There have been several recent proposals that multisensory interactions may affect not only established multisensory brain regions (such as mSTS), but also brain areas (or evoked responses) traditionally considered sensory-specific (e.g. Brosch and Scheich, 2005; Foxe and Schroeder, 2005 for reviews), though some past ERP-examples had proved somewhat controversial (see Teder-Sälejärvi et al., 2002). Here we sought to test directly with fMRI whether audio-visual correspondence in purely temporal patterning might affect (contralateral) sensory-specific visual and auditory cortices. This may be expected if temporal coincidence can render visual and auditory stimuli more salient or perceptually intense, as suggested by some psychophysical work (Stein et al., 1996; Frassinetti et al., 2002; Lovelace et al., 2003). Here we provide an unequivocal demonstration that audio-visual correspondence in temporal patterning can indeed affect even primary visual and auditory cortex (V1 and A1), as well as contralateral mSTS.
Twenty four neurologically normal subjects (10 female, mean age 24) participated after written informed consent in accord with local ethics. Visual stimulation was in the upper left hemifield for 12 subjects, in the upper right for the other 12. This was presented at the top of the MR-bore via clusters of 4 optic fibres arranged into a rectangular shape, and 5 interleaved fibres arranged into a cross shape, 20 above the horizontal meridian at an eccentricity of 180. Visual stimuli were presented peripherally, which may maximise the opportunity for interplay between auditory and visual cortex (see Falchier et al., 2002), and also allowed us to test for any contralaterality in effects for one visual field or the other. The peripheral fibre-optic endings could be illuminated red or green with a standard luminance of 40 cd/m2 and were 1.50 in diameter (see Fig 1c for schematics of the resulting colored ‘shapes’). Streams of visual transients were produced by switching between the differently colored cross and rectangle shapes (red and green respectively in Figure 1c, but shape-color was counterbalanced across subjects). Throughout each experimental run, subjects fixated a central fixation cross of ~0.20 in diameter. Eight red-green (cross/square) reversals occurred in a 2 second interval, with the SOA between each successive color-change ranging in a pseudorandom fashion from 100 to 500 ms (mean reversal rate of 4 Hz, with rectangular distribution from 2 to 10 Hz, but note that reversal rate was never constant for successive transients), to produce a uniquely jittered timing for each 2 sec segment. Auditory stimuli were presented via a piezo-electric speaker inside the scanner, just above fixation. Each auditory stimulus was a clearly audible 1 kHz sound-burst with duration of 10 ms at ~70 dB. Identical temporally-jittered stimulation sequences within vision and/or audition were used in all conditions overall (fully counterbalanced), so that there was no difference whatsoever in temporal statistics between conditions, except for the critical temporal relation between auditory and visual streams during multisensory trials (unisensory conditions were also included, see below).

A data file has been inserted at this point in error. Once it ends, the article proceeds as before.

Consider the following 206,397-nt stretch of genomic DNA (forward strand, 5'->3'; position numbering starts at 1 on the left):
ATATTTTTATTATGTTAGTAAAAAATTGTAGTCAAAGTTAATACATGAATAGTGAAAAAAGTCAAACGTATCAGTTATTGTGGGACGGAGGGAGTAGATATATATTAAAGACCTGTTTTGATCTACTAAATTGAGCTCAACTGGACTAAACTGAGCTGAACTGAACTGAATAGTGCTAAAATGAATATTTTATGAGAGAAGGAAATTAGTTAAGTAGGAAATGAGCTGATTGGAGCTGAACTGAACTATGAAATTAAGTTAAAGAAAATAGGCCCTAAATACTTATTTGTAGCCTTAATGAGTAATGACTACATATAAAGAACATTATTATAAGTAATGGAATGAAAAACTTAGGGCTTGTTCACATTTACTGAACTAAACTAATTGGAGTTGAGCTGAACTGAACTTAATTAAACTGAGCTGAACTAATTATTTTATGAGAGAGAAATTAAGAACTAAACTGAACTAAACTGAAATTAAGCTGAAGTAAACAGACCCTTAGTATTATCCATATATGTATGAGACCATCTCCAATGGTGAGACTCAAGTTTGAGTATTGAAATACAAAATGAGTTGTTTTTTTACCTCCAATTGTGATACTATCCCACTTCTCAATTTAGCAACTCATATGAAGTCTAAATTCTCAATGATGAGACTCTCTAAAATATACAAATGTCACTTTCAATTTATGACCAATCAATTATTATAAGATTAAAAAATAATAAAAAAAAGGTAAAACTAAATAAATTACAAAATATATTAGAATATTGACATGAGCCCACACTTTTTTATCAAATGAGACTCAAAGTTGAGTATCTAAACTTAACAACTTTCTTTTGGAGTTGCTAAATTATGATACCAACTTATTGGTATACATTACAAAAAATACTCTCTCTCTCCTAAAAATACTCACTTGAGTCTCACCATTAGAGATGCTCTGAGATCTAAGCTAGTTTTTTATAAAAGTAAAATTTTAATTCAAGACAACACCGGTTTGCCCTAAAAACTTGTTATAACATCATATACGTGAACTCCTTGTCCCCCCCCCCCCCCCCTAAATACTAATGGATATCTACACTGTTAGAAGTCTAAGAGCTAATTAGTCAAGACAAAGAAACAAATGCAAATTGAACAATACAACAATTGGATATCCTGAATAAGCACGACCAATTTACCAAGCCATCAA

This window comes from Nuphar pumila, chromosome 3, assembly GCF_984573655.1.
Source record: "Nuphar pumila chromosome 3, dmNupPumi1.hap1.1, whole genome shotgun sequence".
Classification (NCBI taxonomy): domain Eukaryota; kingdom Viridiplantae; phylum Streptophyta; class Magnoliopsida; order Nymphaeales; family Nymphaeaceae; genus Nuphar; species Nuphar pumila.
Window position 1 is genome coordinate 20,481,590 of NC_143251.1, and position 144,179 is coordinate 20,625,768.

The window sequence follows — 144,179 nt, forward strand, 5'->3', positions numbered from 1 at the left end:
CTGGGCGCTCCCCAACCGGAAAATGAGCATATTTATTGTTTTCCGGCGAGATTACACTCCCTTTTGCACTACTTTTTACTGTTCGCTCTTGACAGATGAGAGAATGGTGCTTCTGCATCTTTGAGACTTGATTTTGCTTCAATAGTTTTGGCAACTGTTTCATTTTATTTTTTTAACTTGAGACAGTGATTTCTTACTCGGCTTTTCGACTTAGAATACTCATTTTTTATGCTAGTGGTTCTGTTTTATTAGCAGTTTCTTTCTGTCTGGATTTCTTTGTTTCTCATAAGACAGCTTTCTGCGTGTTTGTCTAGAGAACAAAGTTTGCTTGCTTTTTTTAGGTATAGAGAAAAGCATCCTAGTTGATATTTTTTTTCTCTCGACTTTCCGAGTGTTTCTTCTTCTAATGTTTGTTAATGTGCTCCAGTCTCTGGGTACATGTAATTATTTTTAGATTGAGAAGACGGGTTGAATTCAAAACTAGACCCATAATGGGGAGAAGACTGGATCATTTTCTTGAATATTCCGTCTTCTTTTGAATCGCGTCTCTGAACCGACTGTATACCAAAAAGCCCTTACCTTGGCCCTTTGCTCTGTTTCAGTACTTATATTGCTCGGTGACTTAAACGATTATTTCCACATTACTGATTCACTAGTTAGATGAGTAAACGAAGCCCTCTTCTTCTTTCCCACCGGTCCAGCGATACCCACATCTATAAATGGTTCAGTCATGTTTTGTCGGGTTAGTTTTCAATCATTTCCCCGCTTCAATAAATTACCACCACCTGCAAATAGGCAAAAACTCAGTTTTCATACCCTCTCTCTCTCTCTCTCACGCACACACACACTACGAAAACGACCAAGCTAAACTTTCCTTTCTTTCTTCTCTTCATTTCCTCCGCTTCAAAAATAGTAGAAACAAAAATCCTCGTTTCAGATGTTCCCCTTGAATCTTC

The experimental stimuli (for the visual-only baseline, auditory-only baseline, and for audio-visual temporal correspondence (AVC) or non-correspondence (NC)) were all presented during silent periods (2 s) interleaved with scanning (3 s periods of fMRI acquisition) to prevent scanner-noise interfering with our auditory stimuli or perception of their temporal relation with visual flashes. In the AVC condition, a tone burst was initiated synchronously with every visual transient (see Fig 1a) and thus had exactly the same pseudorandom temporal pattern. During the NC condition (Fig 1b), tone bursts occurred with a different pseudo-random temporal pattern (but always having the same overall temporal statistics, including mean rate of 4 Hz within a rectangular distribution from 2 to 10 Hz), with a minimal protective ‘window’ of 100 ms now separating each sound from onset of a visual pattern-reversal (Fig 1b).